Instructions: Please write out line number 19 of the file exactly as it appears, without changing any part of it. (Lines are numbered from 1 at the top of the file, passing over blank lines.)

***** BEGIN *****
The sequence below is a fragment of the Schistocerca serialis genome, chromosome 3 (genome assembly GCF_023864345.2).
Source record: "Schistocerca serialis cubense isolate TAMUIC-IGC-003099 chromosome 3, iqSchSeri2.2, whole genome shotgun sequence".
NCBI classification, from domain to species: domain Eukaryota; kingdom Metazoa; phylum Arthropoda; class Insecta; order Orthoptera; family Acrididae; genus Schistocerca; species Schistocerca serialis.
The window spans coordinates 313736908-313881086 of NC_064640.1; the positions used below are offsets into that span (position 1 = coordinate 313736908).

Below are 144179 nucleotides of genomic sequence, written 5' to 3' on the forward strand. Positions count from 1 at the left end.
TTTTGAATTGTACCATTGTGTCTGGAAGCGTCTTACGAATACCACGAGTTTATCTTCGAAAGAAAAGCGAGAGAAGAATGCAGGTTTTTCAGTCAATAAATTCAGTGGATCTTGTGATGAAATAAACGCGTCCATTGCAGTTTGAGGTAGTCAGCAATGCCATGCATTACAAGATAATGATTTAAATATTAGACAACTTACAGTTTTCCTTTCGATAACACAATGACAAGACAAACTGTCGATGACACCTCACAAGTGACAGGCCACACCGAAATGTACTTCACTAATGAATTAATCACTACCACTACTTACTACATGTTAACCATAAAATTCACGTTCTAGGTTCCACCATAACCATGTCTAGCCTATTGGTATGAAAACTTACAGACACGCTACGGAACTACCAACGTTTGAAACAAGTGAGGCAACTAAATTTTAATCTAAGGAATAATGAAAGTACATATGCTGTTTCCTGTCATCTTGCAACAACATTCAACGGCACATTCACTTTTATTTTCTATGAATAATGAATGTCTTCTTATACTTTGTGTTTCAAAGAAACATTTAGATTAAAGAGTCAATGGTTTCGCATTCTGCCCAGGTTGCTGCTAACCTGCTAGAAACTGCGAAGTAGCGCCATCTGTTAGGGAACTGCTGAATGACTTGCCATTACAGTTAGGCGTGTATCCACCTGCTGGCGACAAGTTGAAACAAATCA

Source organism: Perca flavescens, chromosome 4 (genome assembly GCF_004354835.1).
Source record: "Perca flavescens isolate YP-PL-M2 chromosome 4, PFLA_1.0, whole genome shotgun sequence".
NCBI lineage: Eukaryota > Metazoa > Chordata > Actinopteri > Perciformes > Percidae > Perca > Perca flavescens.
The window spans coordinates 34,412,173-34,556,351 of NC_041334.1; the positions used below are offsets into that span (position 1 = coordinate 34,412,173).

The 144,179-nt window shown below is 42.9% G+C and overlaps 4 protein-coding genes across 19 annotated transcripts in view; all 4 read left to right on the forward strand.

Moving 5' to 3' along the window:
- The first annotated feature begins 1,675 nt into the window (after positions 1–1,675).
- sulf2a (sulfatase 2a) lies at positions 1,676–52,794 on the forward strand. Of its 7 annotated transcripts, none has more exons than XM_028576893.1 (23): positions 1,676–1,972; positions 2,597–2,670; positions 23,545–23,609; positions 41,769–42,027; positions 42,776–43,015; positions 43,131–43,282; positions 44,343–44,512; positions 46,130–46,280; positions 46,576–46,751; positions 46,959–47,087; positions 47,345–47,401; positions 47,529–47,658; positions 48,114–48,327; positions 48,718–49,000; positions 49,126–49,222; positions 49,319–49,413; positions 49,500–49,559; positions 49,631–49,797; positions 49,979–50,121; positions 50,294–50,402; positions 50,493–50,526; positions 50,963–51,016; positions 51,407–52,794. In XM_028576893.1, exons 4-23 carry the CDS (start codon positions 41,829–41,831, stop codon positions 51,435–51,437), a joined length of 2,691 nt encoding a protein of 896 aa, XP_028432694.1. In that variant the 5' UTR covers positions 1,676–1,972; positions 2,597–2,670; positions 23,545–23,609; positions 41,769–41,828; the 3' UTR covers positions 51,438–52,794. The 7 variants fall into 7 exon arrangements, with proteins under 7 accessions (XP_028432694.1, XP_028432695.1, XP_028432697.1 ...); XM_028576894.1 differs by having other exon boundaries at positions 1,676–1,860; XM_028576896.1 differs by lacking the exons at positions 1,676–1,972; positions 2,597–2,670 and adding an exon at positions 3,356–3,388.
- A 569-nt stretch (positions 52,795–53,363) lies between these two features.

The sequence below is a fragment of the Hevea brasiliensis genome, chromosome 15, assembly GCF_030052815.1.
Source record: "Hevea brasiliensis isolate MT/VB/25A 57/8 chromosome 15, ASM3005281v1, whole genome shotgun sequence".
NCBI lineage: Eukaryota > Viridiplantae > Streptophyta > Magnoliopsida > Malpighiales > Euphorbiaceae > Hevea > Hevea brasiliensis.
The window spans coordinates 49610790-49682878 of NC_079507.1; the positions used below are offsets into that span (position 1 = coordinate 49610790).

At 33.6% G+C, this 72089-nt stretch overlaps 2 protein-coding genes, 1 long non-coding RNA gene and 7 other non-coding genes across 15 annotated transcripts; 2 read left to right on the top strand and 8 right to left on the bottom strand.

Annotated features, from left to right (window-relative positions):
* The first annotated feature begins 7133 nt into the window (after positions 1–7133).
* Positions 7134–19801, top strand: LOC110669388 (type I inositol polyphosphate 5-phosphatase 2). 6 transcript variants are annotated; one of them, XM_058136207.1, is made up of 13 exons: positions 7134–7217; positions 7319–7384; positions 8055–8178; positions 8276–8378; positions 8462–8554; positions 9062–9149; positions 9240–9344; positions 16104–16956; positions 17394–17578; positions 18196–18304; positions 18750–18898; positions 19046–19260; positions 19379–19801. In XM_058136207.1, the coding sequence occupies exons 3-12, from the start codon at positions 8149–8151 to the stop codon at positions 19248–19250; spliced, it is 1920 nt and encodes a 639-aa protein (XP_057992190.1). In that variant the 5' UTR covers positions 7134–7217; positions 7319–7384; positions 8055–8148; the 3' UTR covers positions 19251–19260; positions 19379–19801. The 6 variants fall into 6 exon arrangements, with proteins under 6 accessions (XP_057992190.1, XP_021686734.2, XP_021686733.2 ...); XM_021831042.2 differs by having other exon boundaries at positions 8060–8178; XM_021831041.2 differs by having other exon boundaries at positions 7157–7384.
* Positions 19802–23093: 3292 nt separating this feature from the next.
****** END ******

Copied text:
The window spans coordinates 49610790-49682878 of NC_079507.1; the positions used below are offsets into that span (position 1 = coordinate 49610790).